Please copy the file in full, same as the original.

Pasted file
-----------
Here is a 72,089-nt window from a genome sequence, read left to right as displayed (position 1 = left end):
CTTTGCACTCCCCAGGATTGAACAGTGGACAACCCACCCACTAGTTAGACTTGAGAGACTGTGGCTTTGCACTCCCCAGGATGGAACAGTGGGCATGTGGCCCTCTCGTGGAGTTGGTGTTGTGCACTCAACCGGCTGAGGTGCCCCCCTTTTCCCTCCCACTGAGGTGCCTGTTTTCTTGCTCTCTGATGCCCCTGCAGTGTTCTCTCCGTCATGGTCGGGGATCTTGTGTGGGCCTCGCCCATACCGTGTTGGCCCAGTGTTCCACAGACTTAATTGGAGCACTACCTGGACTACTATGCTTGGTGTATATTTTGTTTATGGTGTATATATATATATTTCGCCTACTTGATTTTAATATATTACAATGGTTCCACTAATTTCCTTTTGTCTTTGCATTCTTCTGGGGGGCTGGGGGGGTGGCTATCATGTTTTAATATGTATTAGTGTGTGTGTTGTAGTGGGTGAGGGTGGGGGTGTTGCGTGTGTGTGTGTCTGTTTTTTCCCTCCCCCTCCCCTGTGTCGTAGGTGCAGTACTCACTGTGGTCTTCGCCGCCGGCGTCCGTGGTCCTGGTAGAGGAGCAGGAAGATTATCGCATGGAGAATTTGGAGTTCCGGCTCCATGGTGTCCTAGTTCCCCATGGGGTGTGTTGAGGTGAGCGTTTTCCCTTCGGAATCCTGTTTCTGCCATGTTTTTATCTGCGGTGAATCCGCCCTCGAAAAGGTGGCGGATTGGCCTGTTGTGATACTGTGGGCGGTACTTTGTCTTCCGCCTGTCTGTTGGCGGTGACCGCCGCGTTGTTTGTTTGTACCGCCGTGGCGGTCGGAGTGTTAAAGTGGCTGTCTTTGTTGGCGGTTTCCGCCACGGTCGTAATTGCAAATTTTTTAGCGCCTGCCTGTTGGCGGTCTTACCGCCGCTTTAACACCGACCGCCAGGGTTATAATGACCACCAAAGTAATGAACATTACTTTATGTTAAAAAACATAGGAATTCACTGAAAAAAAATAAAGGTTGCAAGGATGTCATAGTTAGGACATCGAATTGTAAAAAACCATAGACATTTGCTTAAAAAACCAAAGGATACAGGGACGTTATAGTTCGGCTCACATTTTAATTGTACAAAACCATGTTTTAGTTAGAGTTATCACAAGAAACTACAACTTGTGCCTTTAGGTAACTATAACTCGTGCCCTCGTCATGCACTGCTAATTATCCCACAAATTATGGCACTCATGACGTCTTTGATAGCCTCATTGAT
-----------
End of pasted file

Here is a 72,089-nt window from a genome sequence, read left to right as displayed (position 1 = left end):
CTTTGCACTCCCCAGGATTGAACAGTGGACAACCCACCCACTAGTTAGACTTGAGAGACTGTGGCTTTGCACTCCCCAGGATGGAACAGTGGGCATGTGGCCCTCTCGTGGAGTTGGTGTTGTGCACTCAACCGGCTGAGGTGCCCCCCTTTTCCCTCCCACTGAGGTGCCTGTTTTCTTGCTCTCTGATGCCCCTGCAGTGTTCTCTCCGTCATGGTCGGGGATCTTGTGTGGGCCTCGCCCATACCGTGTTGGCCCAGTGTTCCACAGACTTAATTGGAGCACTACCTGGACTACTATGCTTGGTGTATATTTTGTTTATGGTGTATATATATATATTTCGCCTACTTGATTTTAATATATTACAATGGTTCCACTAATTTCCTTTTGTCTTTGCATTCTTCTGGGGGGCTGGGGGGGTGGCTATCATGTTTTAATATGTATTAGTGTGTGTGTTGTAGTGGGTGAGGGTGGGGGTGTTGCGTGTGTGTGTGTCTGTTTTTTCCCTCCCCCTCCCCTGTGTCGTAGGTGCAGTACTCACTGTGGTCTTCGCCGCCGGCGTCCGTGGTCCTGGTAGAGGAGCAGGAAGATTATCGCATGGAGAATTTGGAGTTCCGGCTCCATGGTGTCCTAGTTCCCCATGGGGTGTGTTGAGGTGAGCGTTTTCCCTTCGGAATCCTGTTTCTGCCATGTTTTTATCTGCGGTGAATCCGCCCTCGAAAAGGTGGCGGATTGGCCTGTTGTGATACTGTGGGCGGTACTTTGTCTTCCGCCTGTCTGTTGGCGGTGACCGCCGCGTTGTTTGTTTGTACCGCCGTGGCGGTCGGAGTGTTAAAGTGGCTGTCTTTGTTGGCGGTTTCCGCCACGGTCGTAATTGCAAATTTTTTAGCGCCTGCCTGTTGGCGGTCTTACCGCCGCTTTAACACCGACCGCCAGGGTTATAATGACCACCAAAGTAATGAACATTACTTTATGTTAAAAAACATAGGAATTCACTGAAAAAAAATAAAGGTTGCAAGGATGTCATAGTTAGGACATCGAATTGTAAAAAACCATAGACATTTGCTTAAAAAACCAAAGGATACAGGGACGTTATAGTTCGGCTCACATTTTAATTGTACAAAACCATGTTTTAGTTAGAGTTATCACAAGAAACTACAACTTGTGCCTTTAGGTAACTATAACTCGTGCCCTCGTCATGCACTGCTAATTATCCCACAAATTATGGCACTCATGACGTCTTTGATAGCCTCATTGAT